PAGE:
Swayne added, "Once they [migratory birds] go in summer to their northern breeding grounds, we're not sure if they'll bring the virus back [in the fall] or if it'll burn itself out. But we have to prepare for that possibility."
Low risk to humans
Alicia Fry, MD, MPH, a flu expert with the Centers for Disease Control and Prevention, noted that the H5 viruses now circulating in the United States have not been known to infect humans, but said that possibility can't be ruled out.
"While we are cautiously optimistic, we must be prepared for that possibility," she said. "We're creating candidate vaccine viruses which could be used to make a vaccine for people if needed." She characterized that as a routine step taken when any new flu virus emerges.
Later she commented, "At this point we don't know very much about these viruses because they're new, but we do know if we look at their genes we don't see any genetic markers which in the past have been associated with more severity or more transmission to humans, so that's a good sign."
Fry also cautioned the public to avoid contact with sick-looking or dead domestic birds or poultry and their droppings. Anyone who has had contact with infected birds should watch for any flu-like symptoms, she added. She also noted that at least 100 people who were exposed to infected birds have been monitored, with no illnesses.
Swayne noted that his lab is developing a seed strain for a potential poultry vaccine against H5N2 and will test it in chickens and turkeys. The decision whether to eventually use it will be up to regulatory officials.
Signs of infection in birds
Responding to a question, Clifford said that when turkeys are infected, "They'll go off water and feed and once they start doing that, it doesn't take very long, we're talking hours, for the birds to become very lethargic."
They show "a little twisting of the neck, followed pretty rapidly by death. . . . In chickens you see a drop in egg production, and some of the same symptoms, going off feed and lethargy. We're not seeing a lot of respiratory signs in turkeys."
Minnesota, Wisconsin report more outbreaks
Fifteen new avian flu outbreaks were reported today, 13 in Minnesota turkeys and 2 in Wisconsin. The Wisconsin outbreaks were in chickens at a commercial egg farm and at a commercial turkey farm. Outbreaks have now been detected in five Wisconsin counties.
The USDA's Animal and Plant Health Inspection Service (APHIS) said that Minnesota reported 13 new H5N2 outbreaks at commercial turkey farms in five different counties that have already battled the virus. The outbreaks, confirmed on Apr 20 and 21, struck birds in Kandiyohi (5 outbreaks), Meeker (3), Stearns (3), Otter Tail (1), and Redwood (1) counties. Most of the affected counties are located in the central part of the state, though Redwood County is southwest of that area and Otter Tail County is northwest of the main outbreak region.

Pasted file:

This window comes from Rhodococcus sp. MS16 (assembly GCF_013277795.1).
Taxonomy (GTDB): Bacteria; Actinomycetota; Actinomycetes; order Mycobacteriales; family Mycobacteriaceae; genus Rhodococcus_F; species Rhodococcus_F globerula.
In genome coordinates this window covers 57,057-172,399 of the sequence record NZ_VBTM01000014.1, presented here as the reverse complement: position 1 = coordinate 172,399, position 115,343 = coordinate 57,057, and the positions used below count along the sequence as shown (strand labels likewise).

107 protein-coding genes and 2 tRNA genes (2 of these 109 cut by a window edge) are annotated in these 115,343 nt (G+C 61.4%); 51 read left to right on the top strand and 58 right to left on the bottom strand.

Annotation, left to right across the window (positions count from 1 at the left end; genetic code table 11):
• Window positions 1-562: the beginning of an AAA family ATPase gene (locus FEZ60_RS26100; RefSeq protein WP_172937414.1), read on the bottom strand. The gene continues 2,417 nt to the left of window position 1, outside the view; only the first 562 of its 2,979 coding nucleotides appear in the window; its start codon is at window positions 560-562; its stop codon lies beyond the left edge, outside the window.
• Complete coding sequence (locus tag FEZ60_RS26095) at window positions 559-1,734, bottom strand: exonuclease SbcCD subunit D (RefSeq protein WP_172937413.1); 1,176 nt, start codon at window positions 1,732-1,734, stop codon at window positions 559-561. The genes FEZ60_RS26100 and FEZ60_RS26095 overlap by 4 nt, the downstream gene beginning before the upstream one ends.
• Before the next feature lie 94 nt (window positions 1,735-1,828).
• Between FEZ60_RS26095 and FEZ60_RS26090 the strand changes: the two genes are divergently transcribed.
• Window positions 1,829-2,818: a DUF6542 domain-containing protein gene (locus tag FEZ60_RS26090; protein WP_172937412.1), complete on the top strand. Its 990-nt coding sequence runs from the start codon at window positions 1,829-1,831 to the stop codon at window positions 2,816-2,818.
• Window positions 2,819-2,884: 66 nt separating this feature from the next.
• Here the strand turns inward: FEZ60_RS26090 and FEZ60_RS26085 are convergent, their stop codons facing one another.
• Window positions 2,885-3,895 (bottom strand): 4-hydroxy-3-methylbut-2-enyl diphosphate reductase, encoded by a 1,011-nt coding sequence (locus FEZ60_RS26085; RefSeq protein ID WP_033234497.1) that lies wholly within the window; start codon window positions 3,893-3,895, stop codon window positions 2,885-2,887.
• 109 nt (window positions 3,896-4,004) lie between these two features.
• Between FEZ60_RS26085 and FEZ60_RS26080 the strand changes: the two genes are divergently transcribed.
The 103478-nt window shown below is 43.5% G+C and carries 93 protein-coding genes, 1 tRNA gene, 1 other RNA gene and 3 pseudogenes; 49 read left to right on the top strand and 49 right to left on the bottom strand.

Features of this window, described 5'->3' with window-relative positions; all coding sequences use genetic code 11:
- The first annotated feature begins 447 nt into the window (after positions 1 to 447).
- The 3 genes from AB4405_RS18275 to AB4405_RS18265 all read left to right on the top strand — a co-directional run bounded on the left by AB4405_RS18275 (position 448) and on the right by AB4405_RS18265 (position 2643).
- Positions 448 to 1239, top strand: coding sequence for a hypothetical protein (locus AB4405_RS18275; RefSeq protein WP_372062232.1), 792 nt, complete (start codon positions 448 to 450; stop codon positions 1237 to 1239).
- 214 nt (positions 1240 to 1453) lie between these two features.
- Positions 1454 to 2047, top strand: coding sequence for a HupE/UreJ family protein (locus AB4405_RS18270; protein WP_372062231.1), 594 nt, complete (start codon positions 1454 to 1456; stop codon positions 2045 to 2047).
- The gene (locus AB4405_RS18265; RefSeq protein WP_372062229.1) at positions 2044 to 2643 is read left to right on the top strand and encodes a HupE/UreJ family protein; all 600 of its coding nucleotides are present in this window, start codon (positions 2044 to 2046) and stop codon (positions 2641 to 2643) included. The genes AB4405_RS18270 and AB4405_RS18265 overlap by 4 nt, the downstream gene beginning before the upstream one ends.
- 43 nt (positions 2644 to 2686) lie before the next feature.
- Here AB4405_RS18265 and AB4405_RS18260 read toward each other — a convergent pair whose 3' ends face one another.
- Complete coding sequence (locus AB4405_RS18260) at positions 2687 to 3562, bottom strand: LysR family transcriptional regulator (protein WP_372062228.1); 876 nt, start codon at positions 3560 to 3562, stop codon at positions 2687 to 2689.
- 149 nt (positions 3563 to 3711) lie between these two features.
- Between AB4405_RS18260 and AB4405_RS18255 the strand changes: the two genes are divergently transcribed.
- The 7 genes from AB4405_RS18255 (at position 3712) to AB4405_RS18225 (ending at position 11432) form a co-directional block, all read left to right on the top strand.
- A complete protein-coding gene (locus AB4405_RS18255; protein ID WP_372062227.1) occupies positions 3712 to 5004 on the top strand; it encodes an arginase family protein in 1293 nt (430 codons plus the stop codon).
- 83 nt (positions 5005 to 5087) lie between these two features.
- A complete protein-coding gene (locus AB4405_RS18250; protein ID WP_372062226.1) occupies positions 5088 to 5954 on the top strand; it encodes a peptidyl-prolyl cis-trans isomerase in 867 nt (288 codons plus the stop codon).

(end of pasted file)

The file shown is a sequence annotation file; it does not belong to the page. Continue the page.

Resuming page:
The 5 new outbreaks in Kandiyohi County—the state's top turkey producer—raised the county's total of 15.
Details on flock size are still pending for 3 of the outbreaks, with the affected birds in today's other 10 outbreaks totaling 430,300, according to the report. The Minnesota Board of Animal Health (MBAH) now lists a total of 44 affected farms, with 2.57 million turkeys, in 15 counties.
Minnesota is the United States' leading turkey producer, raising about 46 million birds each year.
Meanwhile, Wisconsin's Department of Agriculture (WDA) said H5 avian influenza has been detected in a chicken flock in Jefferson County and in birds at a commercial turkey farm in Chippewa County, raising the state's outbreak total to five.
The Jefferson County farm houses 800,000 chickens, and all surviving birds will be destroyed to curb the spread of the virus. Agriculture officials will conduct surveillance and testing at other farms near the facility to check for virus spread.
Jefferson County, in the southeastern corner of the state, was the first county to report an H5 outbreak, on Apr 13. Other virus detections occurred in Barron, Juneau, and Chippewa counties, which led to the culling of 400,000 birds.
Earlier today the WDA said an H5 outbreak was detected in a flock of 87,000 turkeys in Chippewa County. The Associated Press (AP) reported that Hormel Foods has confirmed that the facility is owned by its Jennie-O Turkey Store division. Chippewa County is in west-central Wisconsin, and the outbreak announced today is its first.
Wisconsin had already banned poultry movements in three affected counties and added Chippewa County to the list today, according to the WDA.
Yesterday's Minnesota outbreaks involved a farm with 301,000 turkeys in Wadena County, the county's first outbreak; Cottonwood County's second incident, on a farm with 30,000 turkeys; and a Kandiyohi County outbreak on a farm with 61,000 birds.
In South Dakota, a turkey farm in the northeastern county of Spink was also hit by the virus, in the state's sixth outbreak, the USDA reported late yesterday.
Apr 22 USDA Blog post by Clifford on avian flu outbreaks
MBAH updates on avian flu
Apr 22 WDA statement on Jefferson County outbreak
Apr 22 WDA statement on Chippewa County outbreak
Apr 22 AP story
Mar 27 CIDRAP News story on H5N2 vaccine development